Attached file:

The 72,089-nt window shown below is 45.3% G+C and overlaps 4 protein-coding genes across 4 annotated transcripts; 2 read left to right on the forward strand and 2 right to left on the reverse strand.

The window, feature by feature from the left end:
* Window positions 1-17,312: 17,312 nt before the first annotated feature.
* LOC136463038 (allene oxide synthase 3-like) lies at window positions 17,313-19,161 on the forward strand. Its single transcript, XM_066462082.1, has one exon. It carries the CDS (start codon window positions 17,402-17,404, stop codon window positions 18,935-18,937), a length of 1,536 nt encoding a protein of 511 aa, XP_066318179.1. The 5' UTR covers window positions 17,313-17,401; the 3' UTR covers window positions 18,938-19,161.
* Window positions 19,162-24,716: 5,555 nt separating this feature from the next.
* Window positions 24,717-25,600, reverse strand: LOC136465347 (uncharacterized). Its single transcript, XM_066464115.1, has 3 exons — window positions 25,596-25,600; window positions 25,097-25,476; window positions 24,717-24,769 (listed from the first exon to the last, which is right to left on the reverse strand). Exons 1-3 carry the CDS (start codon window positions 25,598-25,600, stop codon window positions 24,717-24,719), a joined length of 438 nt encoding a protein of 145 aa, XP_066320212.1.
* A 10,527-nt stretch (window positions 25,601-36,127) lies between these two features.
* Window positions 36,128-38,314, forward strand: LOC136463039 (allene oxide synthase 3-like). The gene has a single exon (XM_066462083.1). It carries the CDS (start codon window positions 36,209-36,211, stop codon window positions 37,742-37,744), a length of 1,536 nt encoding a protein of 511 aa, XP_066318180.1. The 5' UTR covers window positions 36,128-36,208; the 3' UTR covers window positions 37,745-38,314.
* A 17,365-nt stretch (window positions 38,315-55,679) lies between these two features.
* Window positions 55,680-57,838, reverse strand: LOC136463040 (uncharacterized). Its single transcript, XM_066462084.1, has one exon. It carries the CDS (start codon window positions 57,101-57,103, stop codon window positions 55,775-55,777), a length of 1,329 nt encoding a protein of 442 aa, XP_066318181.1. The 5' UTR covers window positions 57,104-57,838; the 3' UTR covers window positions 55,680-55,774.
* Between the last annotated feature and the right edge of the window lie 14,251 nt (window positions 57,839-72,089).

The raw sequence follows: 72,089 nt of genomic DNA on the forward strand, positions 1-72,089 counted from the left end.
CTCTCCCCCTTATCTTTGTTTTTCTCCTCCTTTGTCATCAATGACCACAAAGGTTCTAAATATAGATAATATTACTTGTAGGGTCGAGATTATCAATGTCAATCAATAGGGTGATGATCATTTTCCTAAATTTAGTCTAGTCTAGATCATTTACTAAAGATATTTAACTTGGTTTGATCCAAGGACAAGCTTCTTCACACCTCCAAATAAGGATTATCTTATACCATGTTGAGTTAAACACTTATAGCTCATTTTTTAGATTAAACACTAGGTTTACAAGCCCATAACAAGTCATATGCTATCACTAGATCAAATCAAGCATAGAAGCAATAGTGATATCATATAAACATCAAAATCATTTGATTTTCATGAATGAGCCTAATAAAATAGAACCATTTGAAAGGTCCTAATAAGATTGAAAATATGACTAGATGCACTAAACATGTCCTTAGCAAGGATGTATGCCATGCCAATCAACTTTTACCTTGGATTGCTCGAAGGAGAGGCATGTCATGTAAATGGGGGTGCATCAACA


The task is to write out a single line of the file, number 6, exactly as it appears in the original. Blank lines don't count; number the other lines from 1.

* Window positions 24,717-25,600, reverse strand: LOC136465347 (uncharacterized). Its single transcript, XM_066464115.1, has 3 exons — window positions 25,596-25,600; window positions 25,097-25,476; window positions 24,717-24,769 (listed from the first exon to the last, which is right to left on the reverse strand). Exons 1-3 carry the CDS (start codon window positions 25,598-25,600, stop codon window positions 24,717-24,719), a joined length of 438 nt encoding a protein of 145 aa, XP_066320212.1.